Is Hawaii’s Mauna Loa (the World’s Largest Active Volcano) at Risk of Erupting?

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Erupting lava vents from Mauna Loa’s northeast rift zone (USGS).


Mauna Loa is the world’s largest active volcano, and it is located in Hawaii. The volcano has been erupting for centuries, and scientists believe that it is at risk of erupting again in the near future.

Overall, the information in these articles provides a valuable perspective on the dangers that Mauna Loa poses to humans. It is important to be aware of these risks so that people can take precautions and be prepared in case of an eruption.

The History of Mauna Loa

Mauna Loa is the world’s largest active volcano, and it is located in Hawaii. The most recent eruption of Mauna Loa took place from 1984 to 1984. However, Mauna Loa is an active volcano and has had several eruptions in the past.

The Big Island of Hawaii is home to five major volcanoes: Kilauea, Mauna Kea, Mauna Loa, Hualalai, and Kohala. Mauna Loa (also called “Long Mountain”) is the largest and reaches 13,679 feet above sea level and stretches 60 miles long and 30 miles wide across the Big Island.

Mauna Loa is a shield volcano and is dangerous because it has the potential to cause fatalities. Monitoring of Mauna Loa is important to ensure the safety of residents. There are several observatories set up to monitor Mauna Loa, including the Hawaiian Volcano Observatory and the Mauna Loa Solar Observatory.

Mauna Loa is one of the most intensively monitored volcanoes in the world due to its size, activity level, and potential for danger. Eight times since 1868, it has produced enough basalt (a fluid, dark lava) to reach the ocean. When it last erupted in 1984, the lava flow nearly reached Hilo, the largest urban center on the island, stopping just a few miles away from the city. 

Mauna Loa

Risk Assessment on Mauna Loa Volcano

Mauna Loa is a dangerous volcano that has been posing a threat to people and their property for many years. The recent recognition of the extent of submarine and subareal landslides is another long-term hazard at Mauna Loa. The population at risk from an eruption is small, but the tourism industry has grown rapidly. Governments and modern populations are indifferent to volcanic hazards, increasing risk. The recent immigrants to Hawaii tend to view volcanoes in a negative light, viewing them as potential sources of disaster.

The importance of Mauna Loa to the Decade Volcano program derives from its value as a “laboratory” for refining volcano monitoring and risk mitigation techniques. The Mauna Loa volcano is ideal for studying past and future lava flows. The Hawaiian Volcano Observatory has a valuable record of monitoring instruments over the past 50 years. The volcano is one of the best monitored in the world, thanks to the ongoing monitoring by the HVO.

Seismicity of Mauna Loa is still being studied in order to better develop monitoring techniques. The deployment and testing of new monitoring equipment and techniques can build on past and present knowledge about this dangerous volcano.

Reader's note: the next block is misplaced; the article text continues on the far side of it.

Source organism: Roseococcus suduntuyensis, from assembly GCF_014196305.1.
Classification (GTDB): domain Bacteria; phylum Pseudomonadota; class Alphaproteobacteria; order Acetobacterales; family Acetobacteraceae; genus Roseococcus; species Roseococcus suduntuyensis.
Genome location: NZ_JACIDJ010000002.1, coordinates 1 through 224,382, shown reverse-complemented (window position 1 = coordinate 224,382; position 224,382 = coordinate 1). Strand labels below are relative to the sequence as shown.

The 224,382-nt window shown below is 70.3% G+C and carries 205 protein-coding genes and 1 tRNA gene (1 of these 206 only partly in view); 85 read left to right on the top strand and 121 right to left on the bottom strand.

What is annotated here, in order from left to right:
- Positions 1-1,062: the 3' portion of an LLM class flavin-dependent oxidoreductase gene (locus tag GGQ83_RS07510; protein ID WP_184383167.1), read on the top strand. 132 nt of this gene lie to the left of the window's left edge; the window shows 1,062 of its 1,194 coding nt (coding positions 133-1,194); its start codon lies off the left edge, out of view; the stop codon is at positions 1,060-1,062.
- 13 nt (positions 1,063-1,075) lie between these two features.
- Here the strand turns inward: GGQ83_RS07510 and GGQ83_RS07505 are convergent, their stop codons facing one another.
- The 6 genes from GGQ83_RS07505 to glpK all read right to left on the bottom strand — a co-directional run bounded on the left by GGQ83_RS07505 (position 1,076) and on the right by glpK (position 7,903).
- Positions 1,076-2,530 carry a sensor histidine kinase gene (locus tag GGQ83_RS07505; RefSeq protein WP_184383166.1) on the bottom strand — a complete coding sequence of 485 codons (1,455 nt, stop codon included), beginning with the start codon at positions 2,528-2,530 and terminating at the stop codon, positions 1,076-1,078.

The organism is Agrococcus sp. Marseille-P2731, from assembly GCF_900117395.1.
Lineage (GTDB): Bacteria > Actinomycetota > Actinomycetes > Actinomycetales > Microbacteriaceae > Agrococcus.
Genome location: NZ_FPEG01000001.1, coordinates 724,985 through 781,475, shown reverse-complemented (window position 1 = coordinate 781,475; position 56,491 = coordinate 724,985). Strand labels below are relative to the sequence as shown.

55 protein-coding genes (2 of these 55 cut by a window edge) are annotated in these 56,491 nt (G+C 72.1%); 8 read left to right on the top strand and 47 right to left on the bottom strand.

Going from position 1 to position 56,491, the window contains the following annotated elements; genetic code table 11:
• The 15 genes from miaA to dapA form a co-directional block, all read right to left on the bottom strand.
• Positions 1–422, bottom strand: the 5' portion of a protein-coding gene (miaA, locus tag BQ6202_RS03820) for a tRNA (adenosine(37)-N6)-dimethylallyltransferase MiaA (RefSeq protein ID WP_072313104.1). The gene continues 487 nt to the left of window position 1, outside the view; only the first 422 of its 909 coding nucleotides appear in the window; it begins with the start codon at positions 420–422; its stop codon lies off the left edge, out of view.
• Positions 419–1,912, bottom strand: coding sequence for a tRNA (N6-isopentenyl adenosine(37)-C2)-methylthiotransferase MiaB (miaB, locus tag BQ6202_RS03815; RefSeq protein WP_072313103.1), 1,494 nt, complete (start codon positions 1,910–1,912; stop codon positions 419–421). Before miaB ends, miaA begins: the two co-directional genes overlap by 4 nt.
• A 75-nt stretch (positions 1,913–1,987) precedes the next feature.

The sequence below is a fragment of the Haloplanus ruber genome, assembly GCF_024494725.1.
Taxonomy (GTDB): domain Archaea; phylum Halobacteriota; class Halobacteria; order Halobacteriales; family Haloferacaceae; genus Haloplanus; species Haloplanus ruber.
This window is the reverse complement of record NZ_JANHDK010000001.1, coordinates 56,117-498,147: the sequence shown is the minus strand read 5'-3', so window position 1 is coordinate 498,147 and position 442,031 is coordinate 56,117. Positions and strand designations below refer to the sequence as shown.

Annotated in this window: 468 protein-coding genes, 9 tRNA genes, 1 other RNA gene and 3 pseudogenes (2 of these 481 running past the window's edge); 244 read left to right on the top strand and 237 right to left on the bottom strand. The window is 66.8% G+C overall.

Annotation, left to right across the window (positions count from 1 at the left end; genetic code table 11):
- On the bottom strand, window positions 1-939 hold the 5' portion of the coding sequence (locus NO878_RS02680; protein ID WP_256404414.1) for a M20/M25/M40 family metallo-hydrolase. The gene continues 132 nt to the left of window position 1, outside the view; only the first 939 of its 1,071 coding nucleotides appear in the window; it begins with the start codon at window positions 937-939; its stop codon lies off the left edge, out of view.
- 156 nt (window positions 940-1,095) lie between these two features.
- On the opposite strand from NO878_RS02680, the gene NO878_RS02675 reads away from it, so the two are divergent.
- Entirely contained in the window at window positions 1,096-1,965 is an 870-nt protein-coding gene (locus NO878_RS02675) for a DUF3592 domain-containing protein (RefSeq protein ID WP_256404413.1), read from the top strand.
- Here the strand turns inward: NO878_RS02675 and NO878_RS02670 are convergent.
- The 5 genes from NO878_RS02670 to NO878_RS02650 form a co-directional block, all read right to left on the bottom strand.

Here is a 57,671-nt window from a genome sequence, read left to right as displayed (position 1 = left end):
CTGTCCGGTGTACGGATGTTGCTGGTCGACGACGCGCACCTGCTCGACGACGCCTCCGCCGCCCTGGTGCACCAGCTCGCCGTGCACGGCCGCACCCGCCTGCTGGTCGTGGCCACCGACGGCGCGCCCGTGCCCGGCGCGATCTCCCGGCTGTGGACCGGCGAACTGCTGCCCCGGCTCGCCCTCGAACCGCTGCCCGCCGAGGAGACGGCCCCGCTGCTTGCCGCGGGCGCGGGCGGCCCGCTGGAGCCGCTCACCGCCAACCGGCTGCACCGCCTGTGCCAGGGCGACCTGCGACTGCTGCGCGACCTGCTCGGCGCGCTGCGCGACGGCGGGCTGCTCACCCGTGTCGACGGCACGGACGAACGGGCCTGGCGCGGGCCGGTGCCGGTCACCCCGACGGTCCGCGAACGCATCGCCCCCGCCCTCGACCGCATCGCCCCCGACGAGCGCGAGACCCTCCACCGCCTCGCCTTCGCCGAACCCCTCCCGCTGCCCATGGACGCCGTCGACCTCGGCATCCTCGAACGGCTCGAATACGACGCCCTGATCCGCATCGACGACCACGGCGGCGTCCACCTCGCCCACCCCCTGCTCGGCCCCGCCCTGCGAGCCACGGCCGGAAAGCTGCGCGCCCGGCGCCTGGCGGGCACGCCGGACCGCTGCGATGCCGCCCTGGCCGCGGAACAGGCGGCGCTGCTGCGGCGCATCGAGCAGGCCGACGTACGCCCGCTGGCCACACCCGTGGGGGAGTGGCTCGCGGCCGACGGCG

Mauna Loa

Lava Flow Hazards and Risk Assessment on Mauna Loa Volcano, Hawaii

Lava flows from Mauna Loa can be extremely large and destructive. They have the potential to destroy homes, roads, and other infrastructure, and to harm or kill people. The risk of an eruption is increasing as construction near the volcano grows. It is important to be aware of the dangers posed by lava flows and to take steps to protect yourself and your property.


Is Mauna Loa Going to Erupt Soon?

An October 5, 2022 Tweet by the Volcanoes National Park Service reads: “Due to elevated seismic activity on Mauna Loa and as a precautionary measure, Mauna Loa summit is closed to hiking until further notice. Mauna Loa is not erupting. Hawaiian Volcano Observatory scientists will notify the park if conditions change.”

For now, it does not seem that a Mauna Loa eruption is imminent. The US Geological Survey Hawaiian Volcano Observatory did update its warning level from green to yellow, meaning “volcano is exhibiting signs of elevated unrest above known background activity.” This is a four-tiered advisory system, ranging through green, yellow, orange, and red. We shouldn’t worry too much until the advisory level is raised to orange or red.

There has been a notable uptick in earthquakes since September 2022, but it’s still not enough to signal an impending eruption. For comparison, Mauna Loa is experiencing about 20-40 quakes per day as of October 2022. The last time it erupted in 1984, it was experiencing over 1,000 earthquakes daily, so going by the numbers, the volcano isn’t expected to erupt anytime soon.

Hawaiian Volcano Observatory Mauna Loa monitoring data showing increased ground deformation rates (top) and earthquake rates (bottom) from August 8 through October 5, 2022.



Although Mauna Loa is the world’s largest active volcano, it is not currently at risk of erupting. However, scientists are constantly monitoring the volcano for any signs of activity that could indicate an impending eruption.

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National Weather Service